Include everyone

Remote work can lead to feeling excluded — without daily contact, people might reach out only to those they know best, and it can be harder to assert oneself on a video chat or conference call. Forming in-person relationships in the office has been shown to be helpful for expanding opportunities to women and people of color. It can also be especially helpful for workers new to a company or to the work force.

Companies can increase the frequency of meetings between mentors and mentees, researchers and executives said, and people should become more conscious about collaborating with people they don’t know well.

In many ways, companies have found, remote work can be more inclusive. A brainstorming session on Slack is easier for many people to join than an in-person meeting. Events or employee group meetings may be less intimidating to some workers when they’re held online. And networking over video chat or the phone is accessible to more people than golf retreats or after-work drinks.

It’s likely that widespread remote work will last a long time, and many people may never return to the office full time. These tips could improve working from home now and in the future.

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Yes, except all these are hard to do if you’re looking at it from the point of view of the employer or manager. There are still a lot of fears underlying the idea of letting people manage their own work :face_with_raised_eyebrow:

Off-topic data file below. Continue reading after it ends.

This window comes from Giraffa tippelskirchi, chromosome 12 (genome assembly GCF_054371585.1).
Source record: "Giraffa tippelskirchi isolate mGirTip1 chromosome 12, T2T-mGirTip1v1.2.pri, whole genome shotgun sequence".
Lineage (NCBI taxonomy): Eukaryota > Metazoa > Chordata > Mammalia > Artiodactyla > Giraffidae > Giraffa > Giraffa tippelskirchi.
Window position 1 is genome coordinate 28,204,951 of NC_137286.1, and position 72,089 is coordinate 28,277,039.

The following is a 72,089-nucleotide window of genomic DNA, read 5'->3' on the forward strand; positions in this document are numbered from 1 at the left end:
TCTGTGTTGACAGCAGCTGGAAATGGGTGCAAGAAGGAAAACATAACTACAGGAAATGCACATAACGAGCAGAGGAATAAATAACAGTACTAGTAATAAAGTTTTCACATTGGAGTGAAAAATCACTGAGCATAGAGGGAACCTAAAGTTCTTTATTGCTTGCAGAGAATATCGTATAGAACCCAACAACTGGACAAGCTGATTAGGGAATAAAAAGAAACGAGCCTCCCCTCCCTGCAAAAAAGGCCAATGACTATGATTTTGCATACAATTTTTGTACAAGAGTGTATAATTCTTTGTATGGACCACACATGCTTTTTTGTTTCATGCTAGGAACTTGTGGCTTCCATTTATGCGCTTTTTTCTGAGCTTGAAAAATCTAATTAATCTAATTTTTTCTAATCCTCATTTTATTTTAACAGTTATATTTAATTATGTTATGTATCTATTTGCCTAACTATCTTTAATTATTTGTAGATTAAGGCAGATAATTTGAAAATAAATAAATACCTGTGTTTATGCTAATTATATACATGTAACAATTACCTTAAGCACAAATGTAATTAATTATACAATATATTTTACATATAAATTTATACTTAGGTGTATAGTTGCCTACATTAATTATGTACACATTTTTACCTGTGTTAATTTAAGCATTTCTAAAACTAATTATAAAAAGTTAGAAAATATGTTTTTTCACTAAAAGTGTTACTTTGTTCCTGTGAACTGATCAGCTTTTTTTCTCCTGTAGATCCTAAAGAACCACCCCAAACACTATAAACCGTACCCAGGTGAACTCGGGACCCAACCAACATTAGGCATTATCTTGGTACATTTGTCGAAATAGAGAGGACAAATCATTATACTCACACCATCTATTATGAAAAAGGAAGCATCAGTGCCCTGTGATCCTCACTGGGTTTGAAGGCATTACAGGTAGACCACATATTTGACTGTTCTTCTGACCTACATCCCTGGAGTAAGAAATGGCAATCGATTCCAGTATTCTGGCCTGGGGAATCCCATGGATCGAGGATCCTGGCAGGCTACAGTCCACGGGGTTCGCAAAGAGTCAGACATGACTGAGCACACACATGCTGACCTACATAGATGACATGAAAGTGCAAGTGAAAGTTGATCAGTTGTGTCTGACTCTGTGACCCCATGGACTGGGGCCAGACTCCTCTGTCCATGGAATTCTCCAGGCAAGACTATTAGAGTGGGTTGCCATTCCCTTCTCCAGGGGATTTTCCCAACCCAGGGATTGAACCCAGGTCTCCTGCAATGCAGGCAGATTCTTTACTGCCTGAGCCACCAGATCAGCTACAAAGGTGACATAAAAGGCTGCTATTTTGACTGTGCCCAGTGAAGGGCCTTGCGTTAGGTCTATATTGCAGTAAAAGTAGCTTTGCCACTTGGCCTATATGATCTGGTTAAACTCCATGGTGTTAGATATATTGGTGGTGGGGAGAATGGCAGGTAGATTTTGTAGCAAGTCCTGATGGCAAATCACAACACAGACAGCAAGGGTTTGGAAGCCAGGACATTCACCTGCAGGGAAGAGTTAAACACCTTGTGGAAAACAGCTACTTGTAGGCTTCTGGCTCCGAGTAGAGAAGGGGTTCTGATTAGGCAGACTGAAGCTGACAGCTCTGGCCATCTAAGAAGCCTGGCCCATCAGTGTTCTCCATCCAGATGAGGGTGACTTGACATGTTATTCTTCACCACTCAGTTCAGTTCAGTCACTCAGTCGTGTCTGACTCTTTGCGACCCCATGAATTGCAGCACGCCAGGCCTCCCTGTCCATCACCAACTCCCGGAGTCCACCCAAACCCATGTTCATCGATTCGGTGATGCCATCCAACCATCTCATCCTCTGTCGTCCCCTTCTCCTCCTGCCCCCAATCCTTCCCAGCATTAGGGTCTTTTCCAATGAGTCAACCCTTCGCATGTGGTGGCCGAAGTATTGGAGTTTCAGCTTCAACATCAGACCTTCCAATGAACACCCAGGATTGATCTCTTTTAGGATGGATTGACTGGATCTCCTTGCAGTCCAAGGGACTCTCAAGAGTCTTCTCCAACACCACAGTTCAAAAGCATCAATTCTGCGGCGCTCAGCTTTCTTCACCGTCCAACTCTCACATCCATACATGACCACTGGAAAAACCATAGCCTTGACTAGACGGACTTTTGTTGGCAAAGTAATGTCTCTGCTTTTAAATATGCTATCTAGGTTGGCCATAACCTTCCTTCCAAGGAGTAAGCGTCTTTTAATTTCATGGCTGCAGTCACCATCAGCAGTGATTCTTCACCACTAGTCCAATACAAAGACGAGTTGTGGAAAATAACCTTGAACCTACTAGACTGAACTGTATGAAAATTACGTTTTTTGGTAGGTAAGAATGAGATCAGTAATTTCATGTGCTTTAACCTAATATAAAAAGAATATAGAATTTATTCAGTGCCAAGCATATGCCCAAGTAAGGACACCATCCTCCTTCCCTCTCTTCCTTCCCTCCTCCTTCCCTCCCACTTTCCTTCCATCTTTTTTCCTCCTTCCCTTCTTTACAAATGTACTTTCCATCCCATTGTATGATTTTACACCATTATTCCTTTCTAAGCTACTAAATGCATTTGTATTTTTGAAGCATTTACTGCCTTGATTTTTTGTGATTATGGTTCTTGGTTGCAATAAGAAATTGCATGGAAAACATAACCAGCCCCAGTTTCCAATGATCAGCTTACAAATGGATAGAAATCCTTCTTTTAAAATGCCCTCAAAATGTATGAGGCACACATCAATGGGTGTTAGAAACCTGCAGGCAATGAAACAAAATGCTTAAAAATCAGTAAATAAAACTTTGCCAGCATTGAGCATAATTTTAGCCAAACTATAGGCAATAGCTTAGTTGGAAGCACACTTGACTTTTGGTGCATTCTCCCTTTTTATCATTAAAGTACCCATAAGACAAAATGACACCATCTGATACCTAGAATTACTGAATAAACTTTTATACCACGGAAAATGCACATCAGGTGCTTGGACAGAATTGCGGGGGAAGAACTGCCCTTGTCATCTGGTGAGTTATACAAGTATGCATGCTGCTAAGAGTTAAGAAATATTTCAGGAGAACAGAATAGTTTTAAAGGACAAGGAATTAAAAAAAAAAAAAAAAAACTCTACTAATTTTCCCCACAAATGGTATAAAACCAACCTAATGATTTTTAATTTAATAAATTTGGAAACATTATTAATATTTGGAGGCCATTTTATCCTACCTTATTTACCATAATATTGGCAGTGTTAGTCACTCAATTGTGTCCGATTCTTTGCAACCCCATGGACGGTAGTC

Image source: https://www.visualcapitalist.com/how-people-and-companies-feel-about-working-remotely/

Agree. Huge challenges for management especially if you have been very hands on, micromanaging or doing a difficult training.

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Also, how does management maintain morale with their employees? people are more on their own regarding work time, but also on their own psychologically which is not at all a trivial thing in a workplace. Many working people give moral and psychic support to each other in various forms throughout a workday. Water coolers aren’t just for gossip.

And some managers help morale in non-verbal ways unrelated to something one would type or say in a Zoom call. As a manager (I spent 13 years directly supervising others) I saw that things tended to go better with the work and with crew morale when I was there. Not just because of personality, but because I could step in and solve problems, unstick jams, smooth ruffled emotions and other hands-on practices. I really do not know how I would go about it now. I would adapt like everyone else to the reality of having to be virtual. And maybe in the long run it could be just as, or almost as, effective. But it would take some time, and if I had to bet on it, I would wager that I could not be as successful with staff in those older, now inappropriate in-person ways.

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Thanks, @noemi Noemi, for sharing this interesting blog post, as a project manager ( I am not a self-employed person) I go through a lot these thoughts: 8 hours are enough? Should I work during the weekend? Should I track my working hours to avoid feeling guilty by the end of the day if I haven’t checked all my to-do list items, should I share with my colleagues when I take my launch break?
Besides, How to maintain our team productivity while I am pretty sure that they got irritated with the remote work.
What are the best practices to implement to ensure a social interaction between the team members without impacting the meeting’s productivity?